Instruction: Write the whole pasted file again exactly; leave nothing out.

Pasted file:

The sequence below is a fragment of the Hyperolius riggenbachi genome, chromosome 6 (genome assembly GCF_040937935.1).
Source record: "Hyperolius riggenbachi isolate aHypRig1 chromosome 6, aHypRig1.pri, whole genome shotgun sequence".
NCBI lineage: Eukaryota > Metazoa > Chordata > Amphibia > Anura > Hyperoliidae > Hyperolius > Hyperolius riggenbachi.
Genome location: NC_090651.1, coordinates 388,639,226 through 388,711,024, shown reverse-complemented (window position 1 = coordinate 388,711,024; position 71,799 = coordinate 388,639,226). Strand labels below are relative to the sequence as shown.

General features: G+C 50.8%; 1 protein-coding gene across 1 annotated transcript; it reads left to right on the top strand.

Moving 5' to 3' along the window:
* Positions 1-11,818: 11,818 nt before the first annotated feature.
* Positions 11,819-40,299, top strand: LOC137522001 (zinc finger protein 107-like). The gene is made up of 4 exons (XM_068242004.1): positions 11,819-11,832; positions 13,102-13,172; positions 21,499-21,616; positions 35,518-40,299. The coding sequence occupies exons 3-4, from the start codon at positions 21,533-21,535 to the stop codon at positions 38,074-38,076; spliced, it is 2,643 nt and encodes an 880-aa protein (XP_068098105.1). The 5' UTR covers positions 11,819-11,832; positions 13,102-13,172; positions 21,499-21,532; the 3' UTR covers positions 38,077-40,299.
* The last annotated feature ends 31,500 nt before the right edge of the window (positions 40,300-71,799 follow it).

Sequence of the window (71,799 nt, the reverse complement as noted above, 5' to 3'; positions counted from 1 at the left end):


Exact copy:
The sequence below is a fragment of the Hyperolius riggenbachi genome, chromosome 6 (genome assembly GCF_040937935.1).
Source record: "Hyperolius riggenbachi isolate aHypRig1 chromosome 6, aHypRig1.pri, whole genome shotgun sequence".
NCBI lineage: Eukaryota > Metazoa > Chordata > Amphibia > Anura > Hyperoliidae > Hyperolius > Hyperolius riggenbachi.
Genome location: NC_090651.1, coordinates 388,639,226 through 388,711,024, shown reverse-complemented (window position 1 = coordinate 388,711,024; position 71,799 = coordinate 388,639,226). Strand labels below are relative to the sequence as shown.

General features: G+C 50.8%; 1 protein-coding gene across 1 annotated transcript; it reads left to right on the top strand.

Moving 5' to 3' along the window:
* Positions 1-11,818: 11,818 nt before the first annotated feature.
* Positions 11,819-40,299, top strand: LOC137522001 (zinc finger protein 107-like). The gene is made up of 4 exons (XM_068242004.1): positions 11,819-11,832; positions 13,102-13,172; positions 21,499-21,616; positions 35,518-40,299. The coding sequence occupies exons 3-4, from the start codon at positions 21,533-21,535 to the stop codon at positions 38,074-38,076; spliced, it is 2,643 nt and encodes an 880-aa protein (XP_068098105.1). The 5' UTR covers positions 11,819-11,832; positions 13,102-13,172; positions 21,499-21,532; the 3' UTR covers positions 38,077-40,299.
* The last annotated feature ends 31,500 nt before the right edge of the window (positions 40,300-71,799 follow it).

Sequence of the window (71,799 nt, the reverse complement as noted above, 5' to 3'; positions counted from 1 at the left end):